Steerage passengers had to survive trials of seasickness, inadequate food, lack of privacy, cramped living quarters, and spreading illnesses. Living conditions were often primitive. Space and privacy were both hard to come by. Passengers slept in narrow, closely packed bunks located below deck. During storms, the doors were latched closed, leaving steerage passengers with little light or fresh air. The stench of vomit and un-emptied toilets could be overwhelming. The constant waves crashing upon the ship made standing difficult on many days. On the worst days, passengers could not even stay in their beds to sleep; they instead went sliding about the cabin (Krenzelok).

The food on board did not contain a great deal of variety. Steerage passengers were lucky to get what they got. The quality of water was also often lacking due to the fact that the water was stored in casks that had not been cleaned properly after carrying substances such as oil, vinegar, turpentine, or wine on previous journeys. Passengers were given the option to shower with salt water or to not shower at all (Stolyarov II, 2005). Many passengers advised other passengers to bring coffee because the quality of the water was poor. The steerage passengers also found eating rather difficult. Many used their trunks as tables. In rough waters, passengers struggled to prevent their tables from sliding back and forth across the deck.

Disease killed many immigrants while onboard these steamships. Illnesses often spread throughout the ships in epidemic proportions due to the crowded and unsanitary conditions. Typhus, bacterial disease spread by lice or fleas, cholera, an infection of the small intestine that causes a large amount of watery diarrhea, and dysentery and intestinal inflammation that can lead to severe diarrhea with mucus or blood in the feces, were some of the biggest threats ("Pubmed health," 2010). At the root of these problems was a mindset on the part of many of the companies that considered the immigrants "human cargo." These same companies would often ship American-made goods to Europe on the return trip, and could not yet see the essential distinction between transporting products and people (Stolyarov II, 2005).

Luckily for my grandfather, he did not travel to America during the 1800s. In the 1800s, the voyage to America took about six weeks compared to my grandfather’s week. During this time, ships also encountered many fires and shipwrecks. In 1848, the Ocean Monarch, carrying immigrants from Liverpool to Boston caught fire and 176 lives were lost. As ships got larger in the 1800s, so did the deaths from fires. In 1858, an estimated 500 immigrants died after a fire on the steamship, Austria. In 1834, seventeen ships were shipwrecked in the Gulf of St. Lawrence and 731 immigrants lost their lives. During the duration of 1847-1852, forty three immigration ships out of 6,877 failed to reach their destination, resulting in the deaths of 1,043 passengers (Peter McMillan, 2011).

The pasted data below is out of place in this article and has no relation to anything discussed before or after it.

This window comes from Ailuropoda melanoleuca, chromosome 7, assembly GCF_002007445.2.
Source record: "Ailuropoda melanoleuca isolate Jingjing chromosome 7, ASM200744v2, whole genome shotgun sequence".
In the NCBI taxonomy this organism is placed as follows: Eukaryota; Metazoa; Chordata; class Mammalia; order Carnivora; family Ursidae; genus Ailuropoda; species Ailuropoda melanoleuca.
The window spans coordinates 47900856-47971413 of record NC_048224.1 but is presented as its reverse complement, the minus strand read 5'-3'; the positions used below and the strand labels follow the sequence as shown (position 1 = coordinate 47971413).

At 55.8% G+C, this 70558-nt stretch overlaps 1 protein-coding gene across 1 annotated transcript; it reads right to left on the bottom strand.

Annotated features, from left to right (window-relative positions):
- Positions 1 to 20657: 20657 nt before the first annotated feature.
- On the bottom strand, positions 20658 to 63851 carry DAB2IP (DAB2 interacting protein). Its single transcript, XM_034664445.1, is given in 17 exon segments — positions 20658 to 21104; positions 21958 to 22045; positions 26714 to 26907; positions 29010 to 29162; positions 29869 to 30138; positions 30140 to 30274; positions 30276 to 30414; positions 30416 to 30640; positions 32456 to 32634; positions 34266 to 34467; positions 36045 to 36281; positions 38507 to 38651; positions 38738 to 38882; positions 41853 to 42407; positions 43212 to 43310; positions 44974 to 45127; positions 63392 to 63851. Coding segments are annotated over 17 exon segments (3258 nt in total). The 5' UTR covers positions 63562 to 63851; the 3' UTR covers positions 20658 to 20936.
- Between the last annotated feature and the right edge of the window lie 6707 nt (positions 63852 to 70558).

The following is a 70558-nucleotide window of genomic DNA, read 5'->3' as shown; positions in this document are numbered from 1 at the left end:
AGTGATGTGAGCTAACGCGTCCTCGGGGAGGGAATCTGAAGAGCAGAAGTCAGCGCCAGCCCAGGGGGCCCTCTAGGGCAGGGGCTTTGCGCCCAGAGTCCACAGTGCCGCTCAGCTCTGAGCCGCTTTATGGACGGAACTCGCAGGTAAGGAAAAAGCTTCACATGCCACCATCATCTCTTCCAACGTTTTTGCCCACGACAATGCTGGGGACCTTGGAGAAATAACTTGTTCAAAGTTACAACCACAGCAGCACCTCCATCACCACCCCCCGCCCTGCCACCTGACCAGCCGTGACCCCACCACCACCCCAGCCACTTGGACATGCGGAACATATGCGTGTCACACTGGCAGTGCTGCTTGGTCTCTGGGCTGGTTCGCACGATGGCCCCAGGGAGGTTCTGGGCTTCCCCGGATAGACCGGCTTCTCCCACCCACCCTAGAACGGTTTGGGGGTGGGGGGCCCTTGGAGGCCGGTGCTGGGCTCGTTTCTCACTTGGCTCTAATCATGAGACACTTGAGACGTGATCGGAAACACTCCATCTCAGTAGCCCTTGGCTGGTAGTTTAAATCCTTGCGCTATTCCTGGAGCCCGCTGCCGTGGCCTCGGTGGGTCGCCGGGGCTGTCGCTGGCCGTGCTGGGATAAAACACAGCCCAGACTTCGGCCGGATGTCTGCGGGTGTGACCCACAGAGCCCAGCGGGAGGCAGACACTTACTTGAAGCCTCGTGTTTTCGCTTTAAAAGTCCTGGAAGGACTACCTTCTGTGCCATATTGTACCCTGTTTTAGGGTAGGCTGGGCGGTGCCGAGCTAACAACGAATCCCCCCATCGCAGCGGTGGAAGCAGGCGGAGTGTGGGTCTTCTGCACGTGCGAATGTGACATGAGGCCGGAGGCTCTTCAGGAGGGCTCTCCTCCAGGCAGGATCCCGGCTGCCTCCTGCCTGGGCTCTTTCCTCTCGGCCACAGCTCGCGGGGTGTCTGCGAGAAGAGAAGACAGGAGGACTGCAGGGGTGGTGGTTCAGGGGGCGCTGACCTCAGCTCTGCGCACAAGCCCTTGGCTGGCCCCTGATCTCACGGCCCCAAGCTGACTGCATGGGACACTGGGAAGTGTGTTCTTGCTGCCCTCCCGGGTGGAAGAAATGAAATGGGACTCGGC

However, travel during the 1900s was still risky. On April 10, 1912, the RMS Titanic, captained by Edward J. Smith, embarked on its maiden voyage, sailing from Southampton England, to New York City. The Titanic was one of the largest and most luxurious passenger liners of its time, and it was also considered by many to be unsinkable. However, only four days after the Titanic embarked on its very first voyage, the ship struck an iceberg on April 14 and early the next day, sank. Some 1,500 people lost their lives in the wreckage (“Titanic: The unsinkable,” 2012). Figure 2.

Figure 2: The Titanic

Luckily for many immigrants, technology over the past 100 years has improved significantly and has made the journey for immigrants to move to America much easier. From the late 1900s up until 2012, most immigrants have come to America by plane instead of a boat. Although the journey to America is now easier for many immigrants, and is considered the “easy part” (in most cases), the process in which an immigrant must go through to gain permanent legal residence in the United States is very strict. There are two steps in this process. First, an immigrant must fit into an existing immigration category. If an immigrant does not fit into one of the existing categories, then that person may not enter or visit the United States under its laws. There are four main categories in which an immigrant can gain lawful permanent resident status in the United States through: one, a close family member who is a U.S. citizen or lawful permanent resident, two, an employer or special skill, three, a special lottery of extra visas and four, a special category for protected classes of people. Secondly, an immigrant must be able to acquire a legal status in the Unites States based on their own background. Even if someone does fit into one of the four categories previously stated, there still may be reasons why an immigrant may not be allowed to enter or stay in the United States. These reasons include: conviction of crimes, terrorism, immigration violations and so on (“Energy of a Nation,” 2011).

Figure 3: Number of immigrants from 1900-2000
Unlike the brutal journey immigrants endured during the 1800 and early 1900s, immigrants presently must go through the brutal process to gain a permanent legal status in the United States. Presently in 2012, immigrants do not have to endure a week to six week long journey. However, there is much more paperwork to be filled out now. The immigration journey and process has changed over the last 200 years due to an evolving economy in the United States. Immigration rates have been higher than ever before and the United States is in full gear to welcome new citizens (Camarota, 2001). (Figure 3).

I can now imagine what my great grandfather had to go through in 1922 on his journey to America. Surviving the voyage is a huge accomplishment in itself and starting from scratch in America is an even bigger accomplishment. Immigrants who came to the U.S. in the past sixty to seventy years did not embark on the journey my great grandfather took, but they still had to overcome many hardships. Immigration to the U.S. is continuously evolving because of the environment, economy, and technology. I wish my great grandfather could have had a more positive experience on his migration to the United States, but I appreciate him that much more because he was willing to risk it all for a future for himself and his family.